Multiple Australian Open spectators have been questioned by Victoria police after they unveiled flags in support of the Russian invasion of Ukraine and then threatened guards after the men’s quarterfinal between Russia’s Andrey Rublev and Novak Djokovic.
During the match, which ended with Djokovic comfortably beating Rublev 6-1, 6-2, 6-4, a spectator took off one of his shirts to reveal a black T-shirt underneath with a “Z” on it . Russian troops have used the letter “Z” as an identification symbol on their vehicles in Ukraine after the invasion, which Moscow calls a “special military operation”. Invasion supporters have also used the board. Although the guards were depicted speaking to the spectator, he appeared to remain in his seat until the end of the game.
After the game, fans had gathered on steps outside the Rod Laver Arena. As some began to leave, a small group of people stood on steps below the arena and unfurled Russian flags, including a Russian flag with a large image of Vladimir Putin’s face, as she chanted in support of Russia. Another man wore a black hoodie with a ‘Z’ that refers to the Russian war symbol.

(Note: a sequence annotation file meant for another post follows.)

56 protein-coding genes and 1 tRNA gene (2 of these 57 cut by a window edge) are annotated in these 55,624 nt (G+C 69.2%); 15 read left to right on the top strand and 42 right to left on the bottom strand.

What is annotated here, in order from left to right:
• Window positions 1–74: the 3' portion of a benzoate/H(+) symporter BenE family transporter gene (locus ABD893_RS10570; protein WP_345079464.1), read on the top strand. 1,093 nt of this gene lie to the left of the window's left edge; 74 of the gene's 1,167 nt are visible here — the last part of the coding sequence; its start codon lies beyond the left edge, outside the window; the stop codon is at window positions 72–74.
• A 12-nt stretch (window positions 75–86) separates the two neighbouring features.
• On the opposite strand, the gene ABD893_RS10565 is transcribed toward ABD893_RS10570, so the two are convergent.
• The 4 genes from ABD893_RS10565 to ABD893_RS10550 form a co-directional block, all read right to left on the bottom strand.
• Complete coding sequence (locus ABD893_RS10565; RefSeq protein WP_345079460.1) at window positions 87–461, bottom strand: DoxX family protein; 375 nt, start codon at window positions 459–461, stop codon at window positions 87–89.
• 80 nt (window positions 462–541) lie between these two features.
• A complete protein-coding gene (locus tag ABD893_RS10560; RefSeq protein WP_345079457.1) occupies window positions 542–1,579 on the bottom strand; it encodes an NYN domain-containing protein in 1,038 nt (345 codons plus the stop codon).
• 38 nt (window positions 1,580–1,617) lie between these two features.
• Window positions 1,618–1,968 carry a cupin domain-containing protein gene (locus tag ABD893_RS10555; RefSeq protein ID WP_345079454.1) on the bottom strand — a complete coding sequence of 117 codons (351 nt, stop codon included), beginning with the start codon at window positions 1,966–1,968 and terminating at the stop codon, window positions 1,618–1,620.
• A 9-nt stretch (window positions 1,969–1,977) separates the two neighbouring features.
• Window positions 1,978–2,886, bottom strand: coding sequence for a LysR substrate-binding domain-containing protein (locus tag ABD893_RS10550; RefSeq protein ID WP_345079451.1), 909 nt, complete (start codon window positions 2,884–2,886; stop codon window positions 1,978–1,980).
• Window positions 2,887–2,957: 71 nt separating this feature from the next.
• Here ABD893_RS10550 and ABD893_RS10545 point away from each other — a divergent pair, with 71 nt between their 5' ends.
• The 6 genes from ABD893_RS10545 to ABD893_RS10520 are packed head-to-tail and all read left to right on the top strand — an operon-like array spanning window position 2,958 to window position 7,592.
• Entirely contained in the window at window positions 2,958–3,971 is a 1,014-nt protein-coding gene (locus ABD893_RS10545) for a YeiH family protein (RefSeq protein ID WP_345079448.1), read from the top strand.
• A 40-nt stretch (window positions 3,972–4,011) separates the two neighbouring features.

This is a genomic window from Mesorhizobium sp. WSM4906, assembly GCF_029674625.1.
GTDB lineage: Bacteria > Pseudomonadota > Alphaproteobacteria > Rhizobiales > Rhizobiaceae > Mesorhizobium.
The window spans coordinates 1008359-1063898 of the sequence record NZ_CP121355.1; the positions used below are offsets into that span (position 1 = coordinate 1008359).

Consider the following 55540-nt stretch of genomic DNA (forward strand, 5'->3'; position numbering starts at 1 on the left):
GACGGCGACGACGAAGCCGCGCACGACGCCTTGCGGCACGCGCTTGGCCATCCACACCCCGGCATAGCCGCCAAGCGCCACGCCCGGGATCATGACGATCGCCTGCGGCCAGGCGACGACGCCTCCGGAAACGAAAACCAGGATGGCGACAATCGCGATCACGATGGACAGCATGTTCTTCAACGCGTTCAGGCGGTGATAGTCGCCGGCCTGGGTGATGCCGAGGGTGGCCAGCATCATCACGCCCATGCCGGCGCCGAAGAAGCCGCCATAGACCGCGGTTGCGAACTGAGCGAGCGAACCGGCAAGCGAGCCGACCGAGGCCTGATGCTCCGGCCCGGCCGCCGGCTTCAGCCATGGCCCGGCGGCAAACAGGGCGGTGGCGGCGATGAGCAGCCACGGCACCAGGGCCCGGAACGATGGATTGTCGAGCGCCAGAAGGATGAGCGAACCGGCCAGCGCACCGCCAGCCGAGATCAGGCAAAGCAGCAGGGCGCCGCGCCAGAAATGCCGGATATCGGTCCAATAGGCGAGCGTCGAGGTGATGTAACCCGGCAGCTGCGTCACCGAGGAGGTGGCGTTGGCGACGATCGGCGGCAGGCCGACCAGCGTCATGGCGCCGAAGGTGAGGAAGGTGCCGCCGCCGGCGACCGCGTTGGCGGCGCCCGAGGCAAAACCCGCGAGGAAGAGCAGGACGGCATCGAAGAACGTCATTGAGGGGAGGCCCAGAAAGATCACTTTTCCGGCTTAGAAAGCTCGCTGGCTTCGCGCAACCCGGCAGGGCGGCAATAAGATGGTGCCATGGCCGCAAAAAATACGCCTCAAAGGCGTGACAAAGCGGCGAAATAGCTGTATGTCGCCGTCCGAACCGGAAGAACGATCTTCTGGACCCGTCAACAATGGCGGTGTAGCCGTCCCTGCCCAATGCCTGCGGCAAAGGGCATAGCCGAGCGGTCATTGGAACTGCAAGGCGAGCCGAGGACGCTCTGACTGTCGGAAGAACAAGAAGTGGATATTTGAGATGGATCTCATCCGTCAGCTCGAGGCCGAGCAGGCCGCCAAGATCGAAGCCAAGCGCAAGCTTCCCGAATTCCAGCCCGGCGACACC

According to Tennis Australia, four men have been questioned by Victoria Police after threatening security guards.
“Four people in the crowd leaving the stadium unveiled inappropriate flags and symbols and threatened security guards,” said a statement from Tennis Australia. “Victoria police intervened and are continuing to question them. Everyone’s comfort and safety is our priority and we are working closely with security and authorities.”
The Russian invasion of Ukraine is an ongoing issue at the Australian Open, where Russian and Belarusian players compete under a neutral flag. During the first round match between Ukraine’s Kateryna Baindl and Russia’s Kamilla Rakhimova on January 16, spectators displayed a Russian flag in the audience.
At the start of the tournament, spectators were allowed to bring all flags, but after the incident, the organizers reversed the decision and banned all Russian flags, Russian Imperial flags and items with the symbol “Z”. There are security guards at some entrances to the grounds are provided with leaflets with a growing list of various banned Russian flags.
Meanwhile, Wimbledon faced further calls to reverse their decision to ban Russian and Belarusian players. Wimbledon is expected to meet in the coming months to decide whether to lift the suspension for Russian players for this year’s tournament.
At a press conference on Wednesday, Billie Jean King said she thinks Russian and Belarusian players should be able to compete and players should get ranking points at Wimbledon: “Just let them play and get their money,” she said.
“The last information I heard was maybe a week ago that the announcement will be in a few weeks. We’re all waiting. Hopefully we can play. I would like, I would like and I would like to play,” Rublev said on Wednesday.